Opinion #162 – 10/09/1970 (42-70)
adverse interests, conflict of interests, consent, dual representaiton, duty of lawyer, real estate, representation
Topic: Dual Representation
Digest: An attorney may represent both buyer and seller of real property only when there is no actual or potential differing interests and there is complete disclosure to and consent by both clients
It is not proper for a lawyer to represent a client to whom the lawyer is selling his own property
Code: Canon 5; DR 5-105, 104; EC 5-l, 5-14 to 19
S1. Is it ethically proper for a lawyer to represent both buyer and seller in a real estate transaction where the parties have agreed on the terms of their deal and where a title policy is to be obtained?2. Is it ethically proper for a lawyer to represent a client who is purchasing a parcel of real property from the lawyer?
As to Question 1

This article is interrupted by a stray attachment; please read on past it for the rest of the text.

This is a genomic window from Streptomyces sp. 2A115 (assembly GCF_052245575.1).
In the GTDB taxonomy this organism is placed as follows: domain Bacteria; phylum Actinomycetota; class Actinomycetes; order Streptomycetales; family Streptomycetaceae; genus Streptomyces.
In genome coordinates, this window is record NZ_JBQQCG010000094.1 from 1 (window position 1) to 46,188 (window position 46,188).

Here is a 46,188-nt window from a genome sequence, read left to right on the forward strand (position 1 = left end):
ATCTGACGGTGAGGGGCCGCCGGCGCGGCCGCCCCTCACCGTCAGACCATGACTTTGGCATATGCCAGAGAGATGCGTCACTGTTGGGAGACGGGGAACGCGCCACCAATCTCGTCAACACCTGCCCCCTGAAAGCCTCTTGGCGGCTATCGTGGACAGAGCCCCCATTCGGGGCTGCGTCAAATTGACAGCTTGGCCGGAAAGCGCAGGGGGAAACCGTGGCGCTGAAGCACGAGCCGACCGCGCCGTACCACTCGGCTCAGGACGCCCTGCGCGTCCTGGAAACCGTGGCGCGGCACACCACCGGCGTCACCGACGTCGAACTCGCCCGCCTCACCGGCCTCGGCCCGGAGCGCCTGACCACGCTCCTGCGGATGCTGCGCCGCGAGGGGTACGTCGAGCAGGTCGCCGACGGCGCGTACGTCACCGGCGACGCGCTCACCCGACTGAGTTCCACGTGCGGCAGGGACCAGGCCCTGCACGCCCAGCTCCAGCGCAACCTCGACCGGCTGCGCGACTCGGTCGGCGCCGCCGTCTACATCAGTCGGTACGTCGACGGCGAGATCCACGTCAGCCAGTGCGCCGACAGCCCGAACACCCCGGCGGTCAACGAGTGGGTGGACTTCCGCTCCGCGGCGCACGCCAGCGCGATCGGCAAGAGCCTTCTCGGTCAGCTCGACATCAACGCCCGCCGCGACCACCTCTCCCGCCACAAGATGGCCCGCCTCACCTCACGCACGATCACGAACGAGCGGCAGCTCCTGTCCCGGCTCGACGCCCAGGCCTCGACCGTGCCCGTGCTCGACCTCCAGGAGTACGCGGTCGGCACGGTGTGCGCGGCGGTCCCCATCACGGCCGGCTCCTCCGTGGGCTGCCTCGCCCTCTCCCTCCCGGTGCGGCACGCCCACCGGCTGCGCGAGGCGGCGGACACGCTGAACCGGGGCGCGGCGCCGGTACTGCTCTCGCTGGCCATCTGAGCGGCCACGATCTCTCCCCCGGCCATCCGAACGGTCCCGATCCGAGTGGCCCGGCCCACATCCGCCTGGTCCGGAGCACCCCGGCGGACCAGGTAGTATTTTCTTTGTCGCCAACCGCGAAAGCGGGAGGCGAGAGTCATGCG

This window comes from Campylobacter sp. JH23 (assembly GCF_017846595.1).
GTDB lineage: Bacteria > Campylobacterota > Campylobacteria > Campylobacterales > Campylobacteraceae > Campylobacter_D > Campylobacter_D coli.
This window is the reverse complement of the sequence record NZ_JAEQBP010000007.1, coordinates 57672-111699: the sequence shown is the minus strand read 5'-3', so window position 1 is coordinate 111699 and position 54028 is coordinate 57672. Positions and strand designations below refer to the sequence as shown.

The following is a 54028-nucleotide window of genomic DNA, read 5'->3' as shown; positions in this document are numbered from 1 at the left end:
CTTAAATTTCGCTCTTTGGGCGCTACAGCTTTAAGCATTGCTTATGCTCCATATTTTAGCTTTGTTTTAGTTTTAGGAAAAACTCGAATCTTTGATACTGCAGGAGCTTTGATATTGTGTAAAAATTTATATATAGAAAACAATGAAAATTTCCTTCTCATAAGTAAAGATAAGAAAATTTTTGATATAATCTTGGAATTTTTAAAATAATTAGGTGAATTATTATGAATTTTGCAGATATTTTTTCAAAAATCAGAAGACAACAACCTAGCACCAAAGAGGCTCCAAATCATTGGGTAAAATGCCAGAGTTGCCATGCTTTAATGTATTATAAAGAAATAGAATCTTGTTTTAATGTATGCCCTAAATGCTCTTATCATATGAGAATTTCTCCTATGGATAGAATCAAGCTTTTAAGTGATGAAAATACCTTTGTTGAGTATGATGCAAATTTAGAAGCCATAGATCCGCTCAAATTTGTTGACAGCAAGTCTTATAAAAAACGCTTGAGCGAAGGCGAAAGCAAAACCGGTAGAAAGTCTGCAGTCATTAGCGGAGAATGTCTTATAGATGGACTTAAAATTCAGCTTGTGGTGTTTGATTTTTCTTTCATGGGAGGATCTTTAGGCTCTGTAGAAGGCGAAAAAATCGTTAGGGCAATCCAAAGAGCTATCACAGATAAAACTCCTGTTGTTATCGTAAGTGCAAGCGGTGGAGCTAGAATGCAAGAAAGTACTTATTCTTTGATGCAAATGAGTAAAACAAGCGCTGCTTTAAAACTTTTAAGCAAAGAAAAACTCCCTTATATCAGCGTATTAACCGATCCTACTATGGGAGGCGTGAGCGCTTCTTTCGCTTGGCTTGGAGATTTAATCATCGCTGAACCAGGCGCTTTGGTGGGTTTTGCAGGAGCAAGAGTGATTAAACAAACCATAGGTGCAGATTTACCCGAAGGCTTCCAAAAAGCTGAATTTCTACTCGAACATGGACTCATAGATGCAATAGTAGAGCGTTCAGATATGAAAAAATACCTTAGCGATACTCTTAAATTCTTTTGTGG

Canon 5 provides, “A lawyer should exercise independent professional judgment on behalf of a client”DR 5-105 provides in part:”Refusing to accept or continue employment if the interests of another client may impair the independent professional judgment of the lawyer.(A) A lawyer shall decline proffered employment if the exercise of his independent professional judgment on behalf of a client will be or is likely to be adversely affected by the acceptance of the proffered employment, except to the extent permitted under DR 5-105 (C).(C) In the situations covered by DR 5-105 (A) and (B), a lawyer may represent multiple clients if it is obvious that he can adequately represent the interest of each and if each consents to the representation after full disclosure of the possible effect of such representation on the exercise of his independent professional judgment on behalf of each.”EC 5-1 and EC 5-14 to 19 expand at length on this rule and should be read in full by each lawyer faced with this problem.Essentially they impose on the lawyer the to accept employment from one client if it will judgment or divided loyalty to another client resolve all doubts against the propriety of the serious obligation not result in impaired They admonish him to representation.If the clients’ interests are not actually or potentially differing, or vary only slightly, so that it is likely that the lawyer will not be subjected to an adverse influence and that he can retain his independent judgment on behalf of each client, such representation would not be improper.However, there must first be a complete disclosure to the clients of all facts and circumstances which might cause any client to question his undivided loyalty, and a full understanding and a consent by each client to the multiple representation.It is this committee’s opinion that on observing the Disciplinary Rules and Ethical Consideration of the Code of Professional Responsibility, it is not improper for a lawyer to represent both the buyer and seller of real property. But the admonition of this committee in N.Y. State 38 (1966) still stands:”Dual representation should be practiced sparingly and only when it is clear that neither party will suffer any disadvantage from it. It is difficult to justify, except in unusual and very limited circumstances, and only after complete disclosure and consent, with a clear understanding by both parties of its possible effect on their respective interests.”In real estate transactions it is not always true, even in relatively simple ones, that representation of both buyer and seller involves nothing but computations of adjustments and preparation of the deed. A number of questions arise that require the exercise of legal judgment Examples are (i) whether the deed should be full covenant and warranty, bargain and sale, with or without covenants, or quitclaim, (ii) what customs are to be followed in making adjustments, (iii) which points disclosed in the title report are important and which may be disregarded, (iv) what title company to use, considering the fact that a title company reinsuring may perpetuate past errors which another title company would pick up.”As to Question 2DR 5-104 (A) provides:”A lawyer shall not enter into a business transaction with a client if they have differing interests therein and if the client expects the lawyer to exercise his professional judgment therein for the protection of the client, unless the client has consented after full disclosure.”EC 5-1 provides:”The professional judgment of a lawyer should be exercised, within the bounds of the law, solely for the benefit of his client and free of compromising influences and loyalties. Neither his personal interests, the interests of other clients, nor the desires of third persons should be permitted to dilute his loyalty to his client”It is the committee’s opinion that by the very nature of the transaction a lawyer cannot give his client the undivided loyalty to the interests of his client that the relationship requires. He cannot look objectively at his own title, his own boundary lines, at the instruments he draws, or the adjustments he makes.Even a business transaction between an attorney and client is fraught with danger and places a severe burden on the attorney if the transaction is ever challenged. See N.Y. City 525 (1940), where that committee recommended that the client be represented by independent counsel.Where a lawyer is a principal party to the transaction, it is improper for him to purport to represent the other party.